Sri Lanka; Impact of Rainfall Runoff Harvesting in Drought Prone Areas


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Sri Lanka; Impact of Rainfall Runoff Harvesting in Drought Prone Areas

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Sri Lanka; Impact of Rainfall Runoff Harvesting in Drought Prone Areas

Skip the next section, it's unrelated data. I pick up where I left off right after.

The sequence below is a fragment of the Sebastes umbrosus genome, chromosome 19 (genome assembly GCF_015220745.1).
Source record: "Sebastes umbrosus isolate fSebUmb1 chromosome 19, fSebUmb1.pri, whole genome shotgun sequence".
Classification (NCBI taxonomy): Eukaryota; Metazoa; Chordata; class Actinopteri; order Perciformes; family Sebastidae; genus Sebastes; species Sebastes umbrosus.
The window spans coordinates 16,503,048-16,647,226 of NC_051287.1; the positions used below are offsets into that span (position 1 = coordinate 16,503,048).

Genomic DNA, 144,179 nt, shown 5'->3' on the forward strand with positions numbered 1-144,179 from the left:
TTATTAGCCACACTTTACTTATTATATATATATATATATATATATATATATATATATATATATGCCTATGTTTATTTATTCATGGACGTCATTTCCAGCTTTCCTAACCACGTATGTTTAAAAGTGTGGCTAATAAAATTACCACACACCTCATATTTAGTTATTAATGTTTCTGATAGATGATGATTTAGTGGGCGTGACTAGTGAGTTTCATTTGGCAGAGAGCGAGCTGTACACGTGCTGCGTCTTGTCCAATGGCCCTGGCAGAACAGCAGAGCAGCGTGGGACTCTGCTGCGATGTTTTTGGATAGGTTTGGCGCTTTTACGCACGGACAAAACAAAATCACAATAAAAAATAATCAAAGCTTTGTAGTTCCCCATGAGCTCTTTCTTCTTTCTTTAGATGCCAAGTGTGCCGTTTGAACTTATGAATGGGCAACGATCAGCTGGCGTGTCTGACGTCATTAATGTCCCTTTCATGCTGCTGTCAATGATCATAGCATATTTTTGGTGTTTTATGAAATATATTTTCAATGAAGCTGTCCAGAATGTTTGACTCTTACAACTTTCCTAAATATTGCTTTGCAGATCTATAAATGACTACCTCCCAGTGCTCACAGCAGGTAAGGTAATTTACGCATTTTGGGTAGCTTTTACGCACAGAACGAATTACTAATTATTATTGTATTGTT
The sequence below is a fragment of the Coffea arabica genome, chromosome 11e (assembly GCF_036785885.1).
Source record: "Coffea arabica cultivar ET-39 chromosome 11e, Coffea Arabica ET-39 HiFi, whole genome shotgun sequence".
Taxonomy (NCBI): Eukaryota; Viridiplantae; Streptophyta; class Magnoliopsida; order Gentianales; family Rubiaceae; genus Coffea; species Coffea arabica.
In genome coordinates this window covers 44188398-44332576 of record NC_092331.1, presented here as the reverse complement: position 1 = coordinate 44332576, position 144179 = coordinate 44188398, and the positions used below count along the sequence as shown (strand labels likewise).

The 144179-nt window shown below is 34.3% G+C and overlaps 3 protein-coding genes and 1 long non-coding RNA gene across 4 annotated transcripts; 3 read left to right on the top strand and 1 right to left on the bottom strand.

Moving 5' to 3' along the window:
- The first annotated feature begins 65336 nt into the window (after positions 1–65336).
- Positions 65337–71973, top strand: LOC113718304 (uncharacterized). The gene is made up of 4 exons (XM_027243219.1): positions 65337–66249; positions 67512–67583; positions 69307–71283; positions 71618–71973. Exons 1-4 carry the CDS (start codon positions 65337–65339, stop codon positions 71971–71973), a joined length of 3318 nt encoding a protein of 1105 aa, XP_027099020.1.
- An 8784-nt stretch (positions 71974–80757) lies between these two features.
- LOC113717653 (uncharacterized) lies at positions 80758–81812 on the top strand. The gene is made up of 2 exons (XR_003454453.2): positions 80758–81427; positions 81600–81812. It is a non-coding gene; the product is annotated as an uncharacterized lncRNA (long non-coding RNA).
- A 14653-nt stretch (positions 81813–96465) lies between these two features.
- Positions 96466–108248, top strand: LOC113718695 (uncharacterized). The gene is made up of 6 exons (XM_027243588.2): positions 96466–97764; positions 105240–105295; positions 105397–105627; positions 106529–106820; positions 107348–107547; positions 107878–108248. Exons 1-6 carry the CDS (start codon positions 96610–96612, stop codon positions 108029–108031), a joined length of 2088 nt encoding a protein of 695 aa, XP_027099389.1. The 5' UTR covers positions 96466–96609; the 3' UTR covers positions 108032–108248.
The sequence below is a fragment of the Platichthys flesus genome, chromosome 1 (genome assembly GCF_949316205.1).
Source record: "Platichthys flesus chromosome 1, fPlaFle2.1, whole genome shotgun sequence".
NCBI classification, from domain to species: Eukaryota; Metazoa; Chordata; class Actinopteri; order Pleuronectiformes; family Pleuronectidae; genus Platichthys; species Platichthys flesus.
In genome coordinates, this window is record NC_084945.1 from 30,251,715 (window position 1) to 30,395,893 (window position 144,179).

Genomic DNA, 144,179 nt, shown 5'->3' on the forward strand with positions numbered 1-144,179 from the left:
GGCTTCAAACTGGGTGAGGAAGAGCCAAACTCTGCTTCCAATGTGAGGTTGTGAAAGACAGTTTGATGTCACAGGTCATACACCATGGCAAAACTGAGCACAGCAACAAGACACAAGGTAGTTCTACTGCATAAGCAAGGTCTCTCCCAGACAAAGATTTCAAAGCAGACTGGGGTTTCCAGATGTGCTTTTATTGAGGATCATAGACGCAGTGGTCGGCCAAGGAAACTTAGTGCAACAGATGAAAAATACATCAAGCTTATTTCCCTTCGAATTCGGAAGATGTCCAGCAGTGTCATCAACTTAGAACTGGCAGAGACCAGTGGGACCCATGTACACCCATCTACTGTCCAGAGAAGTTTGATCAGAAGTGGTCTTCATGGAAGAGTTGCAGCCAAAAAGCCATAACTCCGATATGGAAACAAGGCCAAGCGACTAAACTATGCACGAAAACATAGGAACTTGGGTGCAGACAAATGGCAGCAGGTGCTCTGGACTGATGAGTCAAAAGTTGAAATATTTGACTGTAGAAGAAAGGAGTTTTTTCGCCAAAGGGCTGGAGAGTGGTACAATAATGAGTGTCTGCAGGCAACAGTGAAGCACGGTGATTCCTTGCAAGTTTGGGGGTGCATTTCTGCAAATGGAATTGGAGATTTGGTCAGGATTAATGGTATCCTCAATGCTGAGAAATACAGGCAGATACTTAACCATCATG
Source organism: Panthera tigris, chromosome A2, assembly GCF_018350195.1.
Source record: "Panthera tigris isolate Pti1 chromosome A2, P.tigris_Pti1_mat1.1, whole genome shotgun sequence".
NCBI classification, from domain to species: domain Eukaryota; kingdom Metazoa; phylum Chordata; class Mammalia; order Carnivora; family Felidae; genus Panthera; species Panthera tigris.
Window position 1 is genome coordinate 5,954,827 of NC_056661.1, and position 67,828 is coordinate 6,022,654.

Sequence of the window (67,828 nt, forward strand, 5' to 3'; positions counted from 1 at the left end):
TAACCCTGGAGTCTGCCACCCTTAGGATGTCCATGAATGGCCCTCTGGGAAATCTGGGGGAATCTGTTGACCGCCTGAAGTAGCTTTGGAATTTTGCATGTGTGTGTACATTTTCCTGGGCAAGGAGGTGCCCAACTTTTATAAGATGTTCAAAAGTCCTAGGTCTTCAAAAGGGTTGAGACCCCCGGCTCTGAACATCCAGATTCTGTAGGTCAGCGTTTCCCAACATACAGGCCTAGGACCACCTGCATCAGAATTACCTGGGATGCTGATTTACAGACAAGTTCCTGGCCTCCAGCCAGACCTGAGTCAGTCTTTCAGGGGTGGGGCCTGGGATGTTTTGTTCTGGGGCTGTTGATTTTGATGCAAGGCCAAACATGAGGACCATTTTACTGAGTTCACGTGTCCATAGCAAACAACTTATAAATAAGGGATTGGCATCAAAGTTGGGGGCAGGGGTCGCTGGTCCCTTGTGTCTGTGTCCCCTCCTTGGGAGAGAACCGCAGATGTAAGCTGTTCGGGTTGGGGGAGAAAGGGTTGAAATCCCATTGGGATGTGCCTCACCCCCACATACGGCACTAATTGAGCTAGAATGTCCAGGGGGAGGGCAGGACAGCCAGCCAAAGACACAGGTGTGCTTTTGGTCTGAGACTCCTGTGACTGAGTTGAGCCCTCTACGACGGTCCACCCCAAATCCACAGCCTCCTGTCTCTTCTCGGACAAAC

1. 1. IMPACT OF RAINFALL RUNOFF HARVESTING IN DROUGHT PRONE AREAS -A CASE STUDY IN KOTEWEHARA OF SRI LANKA C.Shanthi de Silva1 and Tanuja Ariyananda2 ABSTRACTThe case study area is located in the border of Intermediate zone, dry zone boundary of Sri Lanka. Theannual rainfall in the study area is about 1200 mm which is distributed over few months of April, andMay and then October to December. Generally more than 4 months of the year do not receive rainfall.People in the study area face drought during in dry season. Some of the houses have modern rain waterharvesting systems in use. Most of the systems are in use, mainly for domestic consumption as potablewater. Water shortage is the major problem and the people in the area are mainly depend on thegroundwater as there are few surface irrigation tanks which do not hold enough water for agriculturalactivities. Groundwater too is limited in the study area and the wells get dried during the drier monthsand the rural population is unable to maintain even a small vegetable garden for their ownconsumption. Therefore, this study was focused on the possibility of raising the groundwater levels bystoring rainfall runoff water in open dug wells (pathahas), specialized runoff collection tanks andexisting village tank (wawe) during the rainy season in the vicinity of the wells. Therefore the peoplein the area could have water for cultivation during the dry period. In the case study area 8 wells wereselected in random around the existing village tank and the rainfall runoff collection structures such asPathahas and Runoff collection tanks and the Indian artificial recharging structure were constructed inthe vicinity of the wells. Water levels were monitored daily in all the rainfall runoff collectionstructures and the wells. In addition to the water levels, rainfall and evaporation were also measureddaily.A Soil and moisture balance based spread sheet model (SAMBA) was used to estimate the rechargeand runoff in the study area. The study results has shown a significant response to the water level in theshallow wells in the vicinity of the recharge structures such as pathahas and runoff collection tanks andvillage tank. It shows that the recharge to the shallow wells by the rainfall runoff collected in thestructures is effective to keep the water level high during the dry season. All the wells in the study areaexcept the deeper wells (well no 5) were maintained at the average water depth below ground level of 4m which is adequate to maintain a small vegetable garden during dry season for their ownconsumption. In previous years the water level had dropped below 6 meter of the well depth during thedry months. The local community in the area too convinced that the water levels in wells weremaintained high after the construction of rainfall runoff collection structures.INTRODUCTIONThe dry and intermediate zones of Sri Lanka face severe water shortage during dry season from Marchto September. More than 70 % of the annual average rainfall in these zones is received during a shortperiod of 3 to 4 months from October to January. During this period there is significant amount ofrunoff due to the low infiltration rates through the weathered overburden above the crystalline hardrock aquifer in these dry and intermediate zones of Sri Lanka (Figure 1). If this rainfall runoff iscollected effectively on surface it will contribute during dry season from March to September. Themain occupation and source of income of the farmers in these zones is farming.__________________________________________________________________________________1 Professor in Agricultural and Plantation Engineering, Faculty of Engineering Technology, The Open University of SriLanka, Nawala, Nugegoda2 Director, Lanka Rainwater Harvesting Forum, 28/3 A, Subadrarama Lane, Nugegoda, Sri Lanka 1